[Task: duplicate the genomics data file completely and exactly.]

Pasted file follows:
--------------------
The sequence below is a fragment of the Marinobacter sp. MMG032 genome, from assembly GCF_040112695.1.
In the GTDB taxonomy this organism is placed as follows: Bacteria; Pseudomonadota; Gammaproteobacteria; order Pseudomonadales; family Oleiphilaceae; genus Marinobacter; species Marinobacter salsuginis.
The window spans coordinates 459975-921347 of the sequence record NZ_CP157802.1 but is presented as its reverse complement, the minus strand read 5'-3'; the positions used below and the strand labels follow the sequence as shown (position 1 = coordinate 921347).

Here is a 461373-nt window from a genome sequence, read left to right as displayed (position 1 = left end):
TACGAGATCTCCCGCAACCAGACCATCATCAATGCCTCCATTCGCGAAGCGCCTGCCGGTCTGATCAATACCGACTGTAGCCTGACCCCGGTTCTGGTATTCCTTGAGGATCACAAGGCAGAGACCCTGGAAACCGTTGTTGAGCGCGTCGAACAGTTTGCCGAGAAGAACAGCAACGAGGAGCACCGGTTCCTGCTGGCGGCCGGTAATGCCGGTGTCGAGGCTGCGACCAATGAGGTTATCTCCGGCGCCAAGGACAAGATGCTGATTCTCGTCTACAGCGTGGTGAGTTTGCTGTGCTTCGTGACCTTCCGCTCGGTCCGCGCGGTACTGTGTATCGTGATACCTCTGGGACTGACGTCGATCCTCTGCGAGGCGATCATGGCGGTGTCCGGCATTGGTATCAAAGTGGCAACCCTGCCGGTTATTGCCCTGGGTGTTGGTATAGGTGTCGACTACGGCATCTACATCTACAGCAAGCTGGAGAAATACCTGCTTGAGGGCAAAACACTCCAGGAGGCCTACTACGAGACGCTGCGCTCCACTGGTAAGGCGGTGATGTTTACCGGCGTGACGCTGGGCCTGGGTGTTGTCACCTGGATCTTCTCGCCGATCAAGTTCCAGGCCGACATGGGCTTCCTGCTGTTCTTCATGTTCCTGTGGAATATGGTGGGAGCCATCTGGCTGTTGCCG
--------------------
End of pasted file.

The sequence below is a fragment of the Marinobacter sp. MMG032 genome, from assembly GCF_040112695.1.
In the GTDB taxonomy this organism is placed as follows: Bacteria; Pseudomonadota; Gammaproteobacteria; order Pseudomonadales; family Oleiphilaceae; genus Marinobacter; species Marinobacter salsuginis.
The window spans coordinates 459975-921347 of the sequence record NZ_CP157802.1 but is presented as its reverse complement, the minus strand read 5'-3'; the positions used below and the strand labels follow the sequence as shown (position 1 = coordinate 921347).

Here is a 461373-nt window from a genome sequence, read left to right as displayed (position 1 = left end):
TACGAGATCTCCCGCAACCAGACCATCATCAATGCCTCCATTCGCGAAGCGCCTGCCGGTCTGATCAATACCGACTGTAGCCTGACCCCGGTTCTGGTATTCCTTGAGGATCACAAGGCAGAGACCCTGGAAACCGTTGTTGAGCGCGTCGAACAGTTTGCCGAGAAGAACAGCAACGAGGAGCACCGGTTCCTGCTGGCGGCCGGTAATGCCGGTGTCGAGGCTGCGACCAATGAGGTTATCTCCGGCGCCAAGGACAAGATGCTGATTCTCGTCTACAGCGTGGTGAGTTTGCTGTGCTTCGTGACCTTCCGCTCGGTCCGCGCGGTACTGTGTATCGTGATACCTCTGGGACTGACGTCGATCCTCTGCGAGGCGATCATGGCGGTGTCCGGCATTGGTATCAAAGTGGCAACCCTGCCGGTTATTGCCCTGGGTGTTGGTATAGGTGTCGACTACGGCATCTACATCTACAGCAAGCTGGAGAAATACCTGCTTGAGGGCAAAACACTCCAGGAGGCCTACTACGAGACGCTGCGCTCCACTGGTAAGGCGGTGATGTTTACCGGCGTGACGCTGGGCCTGGGTGTTGTCACCTGGATCTTCTCGCCGATCAAGTTCCAGGCCGACATGGGCTTCCTGCTGTTCTTCATGTTCCTGTGGAATATGGTGGGAGCCATCTGGCTGTTGCCG